In response to some feedback received from readers over the last few weeks, I wanted to clarify what I mean when I talk about taxation on worldwide income.
I’ve often written that the United States is the only country that taxes its citizens on their worldwide income, by virtue of their citizenship. Then people write to me saying “Canada does too” or “New Zealand now taxes citizens on their worldwide income too” to quote a couple of examples.
The fact is that most developed countries tax residents on their worldwide income. That means that for example a Canadian living in Canada, or a New Zealander living in New Zealand, is indeed subject to taxation on worldwide income.
The big difference is that a Canadian living outside Canada (a Canadian expat) is no longer subject to Canadian taxes on income from other parts of the world. To give you a practical example, a Canadian who escapes the frozen north to live in tropical Belize under the Belize Qualified Retired persons program and invests his money through a Panama Foundation, brokerage and bank accounts in Panama, will not be subject to Canadian taxes any more. The same applies even if he runs an active business somewhere outside Belize – he could be in consulting, e-commerce or a host of other businesses that don’t require his physical presence.
In this example, our Canadian will be in the enviable position of having avoided almost all taxes completely legally at a stroke. As a non-resident of Canada, he is no longer subject to the claws of Revenue Canada. Belize only taxes local income, while Panama does not tax non-resident investments. As such, our Canadian doesn’t have to pay any taxes. He doesn’t even have to go to the hassle of filing tax returns.
The same applies to Brits and other Europeans, to Aussies, to Kiwis… in fact to absolutely anyone who is not a US citizen or green card holder. These people do not have to pay tax on their worldwide income to the countries from which they hold passports, provided they don’t live there. To avoid tax legally, all they have to do is move to one of the many countries in the world that either has no taxes (like Andorra or Monaco) or that does not tax even residents on worldwide income (for example Belize, Panama, Dominican Republic, Singapore, certain cantons of Switzerland…)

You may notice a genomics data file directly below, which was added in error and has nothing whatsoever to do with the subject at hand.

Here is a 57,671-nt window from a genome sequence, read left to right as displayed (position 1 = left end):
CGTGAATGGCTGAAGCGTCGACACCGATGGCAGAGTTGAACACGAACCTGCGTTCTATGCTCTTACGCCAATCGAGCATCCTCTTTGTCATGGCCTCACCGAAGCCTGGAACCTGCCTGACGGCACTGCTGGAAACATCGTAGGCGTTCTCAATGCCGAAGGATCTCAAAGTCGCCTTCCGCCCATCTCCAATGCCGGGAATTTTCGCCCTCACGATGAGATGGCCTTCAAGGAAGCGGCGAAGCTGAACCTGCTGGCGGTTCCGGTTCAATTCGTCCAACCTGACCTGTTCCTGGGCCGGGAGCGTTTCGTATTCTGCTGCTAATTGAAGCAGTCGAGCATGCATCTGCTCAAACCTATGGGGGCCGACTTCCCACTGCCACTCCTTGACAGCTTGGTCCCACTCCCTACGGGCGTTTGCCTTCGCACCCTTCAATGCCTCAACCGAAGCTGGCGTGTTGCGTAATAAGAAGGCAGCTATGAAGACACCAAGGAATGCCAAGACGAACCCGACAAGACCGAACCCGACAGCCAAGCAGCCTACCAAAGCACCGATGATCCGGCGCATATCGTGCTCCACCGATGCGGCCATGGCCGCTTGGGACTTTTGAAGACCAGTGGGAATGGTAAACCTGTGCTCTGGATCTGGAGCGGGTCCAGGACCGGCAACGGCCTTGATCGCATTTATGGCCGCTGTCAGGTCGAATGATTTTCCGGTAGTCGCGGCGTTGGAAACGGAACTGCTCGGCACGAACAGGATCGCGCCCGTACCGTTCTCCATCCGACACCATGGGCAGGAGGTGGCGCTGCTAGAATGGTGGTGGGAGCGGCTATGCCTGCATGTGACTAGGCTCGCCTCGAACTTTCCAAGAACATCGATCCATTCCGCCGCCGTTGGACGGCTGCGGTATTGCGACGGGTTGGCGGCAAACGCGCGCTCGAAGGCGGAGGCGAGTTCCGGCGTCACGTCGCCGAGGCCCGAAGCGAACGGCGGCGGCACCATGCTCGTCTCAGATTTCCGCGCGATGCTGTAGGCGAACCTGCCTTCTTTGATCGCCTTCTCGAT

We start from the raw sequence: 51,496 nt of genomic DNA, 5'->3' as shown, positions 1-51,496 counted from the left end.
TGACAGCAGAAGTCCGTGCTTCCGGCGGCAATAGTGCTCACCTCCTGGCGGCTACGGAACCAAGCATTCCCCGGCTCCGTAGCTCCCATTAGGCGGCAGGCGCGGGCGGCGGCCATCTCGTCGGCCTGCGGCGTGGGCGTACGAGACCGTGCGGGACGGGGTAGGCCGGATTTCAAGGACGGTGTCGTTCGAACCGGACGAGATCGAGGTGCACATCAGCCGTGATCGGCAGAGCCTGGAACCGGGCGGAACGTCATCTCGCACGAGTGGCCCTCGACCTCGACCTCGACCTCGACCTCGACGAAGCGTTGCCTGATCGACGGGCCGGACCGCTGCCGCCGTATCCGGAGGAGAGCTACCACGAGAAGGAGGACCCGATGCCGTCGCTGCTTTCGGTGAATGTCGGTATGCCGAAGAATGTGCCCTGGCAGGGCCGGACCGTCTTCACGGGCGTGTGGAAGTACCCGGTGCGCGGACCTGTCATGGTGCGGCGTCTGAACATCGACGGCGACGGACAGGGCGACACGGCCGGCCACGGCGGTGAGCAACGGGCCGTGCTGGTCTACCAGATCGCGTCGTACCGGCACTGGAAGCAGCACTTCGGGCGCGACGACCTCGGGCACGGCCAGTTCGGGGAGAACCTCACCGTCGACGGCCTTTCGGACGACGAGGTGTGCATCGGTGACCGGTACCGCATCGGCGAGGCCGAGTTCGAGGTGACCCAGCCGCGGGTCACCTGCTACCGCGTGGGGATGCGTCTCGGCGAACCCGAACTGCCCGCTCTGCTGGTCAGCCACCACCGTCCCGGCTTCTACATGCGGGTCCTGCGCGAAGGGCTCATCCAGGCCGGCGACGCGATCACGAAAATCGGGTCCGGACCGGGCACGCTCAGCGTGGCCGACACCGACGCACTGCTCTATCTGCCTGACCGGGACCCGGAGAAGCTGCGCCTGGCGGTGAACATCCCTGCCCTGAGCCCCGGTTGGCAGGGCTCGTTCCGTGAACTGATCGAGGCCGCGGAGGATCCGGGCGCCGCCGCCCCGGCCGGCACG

This situation is only fair I think. If you don’t live in a country, why should you be expected to pay for it? The US government, however, doesn’t share my opinion. They think that if you hold a US passport, you should pay up no matter what.
So if in our example above, the retiree was American rather than Canadian, he would still be taxable on his worldwide income. Poor American.
There is of course one legal way that Americans can, again at a stroke, avoid this worldwide tax obligation. That is by giving up US citizenship. Although this may seem like a drastic action to some, it’s a course of action that more and more wealthy Americans are taking each year. And in fact it’s a relatively straightforward procedure. It used to be free, but US consultates have recently introduced a $450 charge for handling the paperwork.
US citizens who do decide the renounce citizenship have two other important considerations:
- Before you can give up US citizenship, you must acquire a foreign citizenship, otherwise you would be left stateless, like a refugee who is unable to travel. Acquiring a second foreign passport, however, is relatively simple. For details click here: How to Acquire a Second Passport Legally
- You must also take into consideration the so-called ‘departure tax’ instituted by Congress in 2008. In our view, this exit tax is more bark than bite. However it’s definitely an indication of things to come.
In my view, therefore, any US citizens who have a reasonable amount of disposable assets – or those who believe they can acquire wealth faster by working in an offshore, tax-free environment – should seriously consider expatriation. The grass often is greener on the other side. And even this loophole is likely to be tightened sooner, rather than later. Acquiring a second passport in a hurry via en economic citizenship program is many, many times more expensive than acquiring one over a few years via a residence program.
If you would like to know more about this topic, sign up now for our free five-part ‘Secrets of the Super Rich’ course now. Say no to unjust taxation on worldwide income!